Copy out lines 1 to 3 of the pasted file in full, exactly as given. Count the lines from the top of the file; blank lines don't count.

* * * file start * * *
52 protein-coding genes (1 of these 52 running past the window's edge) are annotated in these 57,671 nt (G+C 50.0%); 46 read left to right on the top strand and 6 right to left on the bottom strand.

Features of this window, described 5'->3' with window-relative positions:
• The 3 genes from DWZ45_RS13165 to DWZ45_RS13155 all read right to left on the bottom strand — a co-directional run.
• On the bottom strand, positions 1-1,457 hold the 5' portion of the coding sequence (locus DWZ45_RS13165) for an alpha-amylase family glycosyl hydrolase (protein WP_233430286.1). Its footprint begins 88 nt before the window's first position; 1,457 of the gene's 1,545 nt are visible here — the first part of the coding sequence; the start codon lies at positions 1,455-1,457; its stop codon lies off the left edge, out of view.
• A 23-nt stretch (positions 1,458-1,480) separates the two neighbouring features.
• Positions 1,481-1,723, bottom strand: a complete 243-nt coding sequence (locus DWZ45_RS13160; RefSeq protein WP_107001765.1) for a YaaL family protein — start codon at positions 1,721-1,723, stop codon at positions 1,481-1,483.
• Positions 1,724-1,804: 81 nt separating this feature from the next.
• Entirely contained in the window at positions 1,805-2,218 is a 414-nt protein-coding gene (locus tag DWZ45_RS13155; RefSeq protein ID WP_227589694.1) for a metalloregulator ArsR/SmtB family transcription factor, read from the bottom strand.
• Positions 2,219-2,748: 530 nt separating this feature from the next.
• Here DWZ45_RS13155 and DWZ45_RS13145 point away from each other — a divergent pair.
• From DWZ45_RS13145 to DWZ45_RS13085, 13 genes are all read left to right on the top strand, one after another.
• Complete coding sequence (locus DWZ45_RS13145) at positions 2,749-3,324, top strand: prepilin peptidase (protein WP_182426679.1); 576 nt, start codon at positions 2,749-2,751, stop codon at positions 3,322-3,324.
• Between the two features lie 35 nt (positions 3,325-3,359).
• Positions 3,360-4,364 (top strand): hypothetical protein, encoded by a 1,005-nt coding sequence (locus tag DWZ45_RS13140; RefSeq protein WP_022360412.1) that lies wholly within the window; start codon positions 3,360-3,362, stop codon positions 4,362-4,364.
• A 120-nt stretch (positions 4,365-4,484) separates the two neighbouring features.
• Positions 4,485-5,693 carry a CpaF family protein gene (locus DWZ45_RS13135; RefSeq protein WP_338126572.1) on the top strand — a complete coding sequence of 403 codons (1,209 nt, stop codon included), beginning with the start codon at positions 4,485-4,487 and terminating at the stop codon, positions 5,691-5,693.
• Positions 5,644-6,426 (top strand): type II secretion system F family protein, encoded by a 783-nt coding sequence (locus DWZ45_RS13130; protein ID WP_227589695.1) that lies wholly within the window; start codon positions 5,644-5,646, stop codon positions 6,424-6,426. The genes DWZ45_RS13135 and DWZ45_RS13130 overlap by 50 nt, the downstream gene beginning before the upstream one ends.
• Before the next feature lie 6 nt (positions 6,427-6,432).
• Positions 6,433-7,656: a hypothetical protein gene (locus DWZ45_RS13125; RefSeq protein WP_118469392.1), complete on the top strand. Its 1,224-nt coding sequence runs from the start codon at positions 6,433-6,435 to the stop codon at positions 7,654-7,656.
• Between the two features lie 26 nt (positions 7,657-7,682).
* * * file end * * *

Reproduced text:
52 protein-coding genes (1 of these 52 running past the window's edge) are annotated in these 57,671 nt (G+C 50.0%); 46 read left to right on the top strand and 6 right to left on the bottom strand.

Features of this window, described 5'->3' with window-relative positions:
• The 3 genes from DWZ45_RS13165 to DWZ45_RS13155 all read right to left on the bottom strand — a co-directional run.